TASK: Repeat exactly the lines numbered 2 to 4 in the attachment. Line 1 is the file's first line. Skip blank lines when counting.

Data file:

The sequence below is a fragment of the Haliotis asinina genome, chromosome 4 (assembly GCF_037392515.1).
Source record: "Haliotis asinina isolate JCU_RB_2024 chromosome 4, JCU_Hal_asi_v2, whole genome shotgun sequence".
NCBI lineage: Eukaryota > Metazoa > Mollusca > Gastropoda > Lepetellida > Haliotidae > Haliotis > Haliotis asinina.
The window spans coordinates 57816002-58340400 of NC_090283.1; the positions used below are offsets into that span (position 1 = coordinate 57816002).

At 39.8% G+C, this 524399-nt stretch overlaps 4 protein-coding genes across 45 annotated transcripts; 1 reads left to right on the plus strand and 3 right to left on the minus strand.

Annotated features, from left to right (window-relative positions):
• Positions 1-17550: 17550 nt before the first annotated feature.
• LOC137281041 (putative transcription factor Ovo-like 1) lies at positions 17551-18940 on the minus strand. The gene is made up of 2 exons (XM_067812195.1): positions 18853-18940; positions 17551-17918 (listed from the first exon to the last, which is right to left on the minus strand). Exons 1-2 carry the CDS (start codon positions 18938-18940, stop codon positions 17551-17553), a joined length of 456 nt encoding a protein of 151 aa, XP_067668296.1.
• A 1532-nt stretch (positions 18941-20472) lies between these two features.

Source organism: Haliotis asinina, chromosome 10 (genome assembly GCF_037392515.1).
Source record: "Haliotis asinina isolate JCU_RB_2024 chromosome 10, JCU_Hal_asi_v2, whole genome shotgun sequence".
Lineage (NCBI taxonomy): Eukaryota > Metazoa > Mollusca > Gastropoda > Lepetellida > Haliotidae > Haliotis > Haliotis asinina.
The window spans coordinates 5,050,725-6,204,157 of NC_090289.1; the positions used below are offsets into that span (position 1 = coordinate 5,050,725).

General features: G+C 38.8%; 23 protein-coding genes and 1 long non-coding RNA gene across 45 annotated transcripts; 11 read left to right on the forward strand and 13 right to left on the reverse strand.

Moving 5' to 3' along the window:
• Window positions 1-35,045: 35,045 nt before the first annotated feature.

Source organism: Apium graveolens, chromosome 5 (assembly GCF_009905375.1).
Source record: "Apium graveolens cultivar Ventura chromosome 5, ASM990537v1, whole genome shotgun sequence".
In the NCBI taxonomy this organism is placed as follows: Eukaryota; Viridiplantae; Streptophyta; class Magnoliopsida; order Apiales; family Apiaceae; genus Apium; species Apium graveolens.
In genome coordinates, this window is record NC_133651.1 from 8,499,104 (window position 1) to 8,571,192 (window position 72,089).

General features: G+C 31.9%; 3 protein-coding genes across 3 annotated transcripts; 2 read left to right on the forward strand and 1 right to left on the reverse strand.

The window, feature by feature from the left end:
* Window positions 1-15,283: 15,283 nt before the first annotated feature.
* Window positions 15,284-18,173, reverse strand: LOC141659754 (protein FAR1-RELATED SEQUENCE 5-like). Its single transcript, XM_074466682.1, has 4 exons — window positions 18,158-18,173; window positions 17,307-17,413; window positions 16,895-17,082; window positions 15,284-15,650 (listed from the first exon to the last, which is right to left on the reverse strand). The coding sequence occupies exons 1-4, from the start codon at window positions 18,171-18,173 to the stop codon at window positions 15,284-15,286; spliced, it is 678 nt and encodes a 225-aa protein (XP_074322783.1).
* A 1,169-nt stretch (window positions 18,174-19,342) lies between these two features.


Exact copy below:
Source record: "Haliotis asinina isolate JCU_RB_2024 chromosome 4, JCU_Hal_asi_v2, whole genome shotgun sequence".
NCBI lineage: Eukaryota > Metazoa > Mollusca > Gastropoda > Lepetellida > Haliotidae > Haliotis > Haliotis asinina.
The window spans coordinates 57816002-58340400 of NC_090283.1; the positions used below are offsets into that span (position 1 = coordinate 57816002).